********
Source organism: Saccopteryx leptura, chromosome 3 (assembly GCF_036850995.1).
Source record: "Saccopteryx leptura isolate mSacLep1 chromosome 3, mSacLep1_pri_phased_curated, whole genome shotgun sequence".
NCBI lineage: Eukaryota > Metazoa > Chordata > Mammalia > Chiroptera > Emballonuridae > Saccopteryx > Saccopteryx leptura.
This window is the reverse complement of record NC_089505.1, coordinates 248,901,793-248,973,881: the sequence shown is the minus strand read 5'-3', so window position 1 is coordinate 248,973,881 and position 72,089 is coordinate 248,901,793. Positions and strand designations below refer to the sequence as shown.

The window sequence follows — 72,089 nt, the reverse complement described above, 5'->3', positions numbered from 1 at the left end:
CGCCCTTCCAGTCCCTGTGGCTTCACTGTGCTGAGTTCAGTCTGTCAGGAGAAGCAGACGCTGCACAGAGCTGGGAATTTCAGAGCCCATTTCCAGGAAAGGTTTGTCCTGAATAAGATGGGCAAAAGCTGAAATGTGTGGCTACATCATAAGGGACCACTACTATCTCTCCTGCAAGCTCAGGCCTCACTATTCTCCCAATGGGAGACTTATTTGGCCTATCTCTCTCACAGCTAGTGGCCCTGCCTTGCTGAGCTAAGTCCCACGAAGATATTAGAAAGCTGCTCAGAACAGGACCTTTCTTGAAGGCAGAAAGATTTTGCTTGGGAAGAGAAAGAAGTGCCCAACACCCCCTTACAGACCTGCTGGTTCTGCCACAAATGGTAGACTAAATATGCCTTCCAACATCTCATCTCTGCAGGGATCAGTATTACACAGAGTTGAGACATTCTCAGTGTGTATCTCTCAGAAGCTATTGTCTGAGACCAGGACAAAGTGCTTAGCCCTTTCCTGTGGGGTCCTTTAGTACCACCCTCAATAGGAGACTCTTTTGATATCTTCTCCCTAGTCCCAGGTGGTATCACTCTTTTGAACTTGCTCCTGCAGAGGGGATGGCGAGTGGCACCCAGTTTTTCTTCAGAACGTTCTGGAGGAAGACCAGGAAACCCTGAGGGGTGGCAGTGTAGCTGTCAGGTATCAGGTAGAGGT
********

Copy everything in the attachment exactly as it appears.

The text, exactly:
Source organism: Saccopteryx leptura, chromosome 3 (assembly GCF_036850995.1).
Source record: "Saccopteryx leptura isolate mSacLep1 chromosome 3, mSacLep1_pri_phased_curated, whole genome shotgun sequence".
NCBI lineage: Eukaryota > Metazoa > Chordata > Mammalia > Chiroptera > Emballonuridae > Saccopteryx > Saccopteryx leptura.
This window is the reverse complement of record NC_089505.1, coordinates 248,901,793-248,973,881: the sequence shown is the minus strand read 5'-3', so window position 1 is coordinate 248,973,881 and position 72,089 is coordinate 248,901,793. Positions and strand designations below refer to the sequence as shown.

The window sequence follows — 72,089 nt, the reverse complement described above, 5'->3', positions numbered from 1 at the left end:
CGCCCTTCCAGTCCCTGTGGCTTCACTGTGCTGAGTTCAGTCTGTCAGGAGAAGCAGACGCTGCACAGAGCTGGGAATTTCAGAGCCCATTTCCAGGAAAGGTTTGTCCTGAATAAGATGGGCAAAAGCTGAAATGTGTGGCTACATCATAAGGGACCACTACTATCTCTCCTGCAAGCTCAGGCCTCACTATTCTCCCAATGGGAGACTTATTTGGCCTATCTCTCTCACAGCTAGTGGCCCTGCCTTGCTGAGCTAAGTCCCACGAAGATATTAGAAAGCTGCTCAGAACAGGACCTTTCTTGAAGGCAGAAAGATTTTGCTTGGGAAGAGAAAGAAGTGCCCAACACCCCCTTACAGACCTGCTGGTTCTGCCACAAATGGTAGACTAAATATGCCTTCCAACATCTCATCTCTGCAGGGATCAGTATTACACAGAGTTGAGACATTCTCAGTGTGTATCTCTCAGAAGCTATTGTCTGAGACCAGGACAAAGTGCTTAGCCCTTTCCTGTGGGGTCCTTTAGTACCACCCTCAATAGGAGACTCTTTTGATATCTTCTCCCTAGTCCCAGGTGGTATCACTCTTTTGAACTTGCTCCTGCAGAGGGGATGGCGAGTGGCACCCAGTTTTTCTTCAGAACGTTCTGGAGGAAGACCAGGAAACCCTGAGGGGTGGCAGTGTAGCTGTCAGGTATCAGGTAGAGGT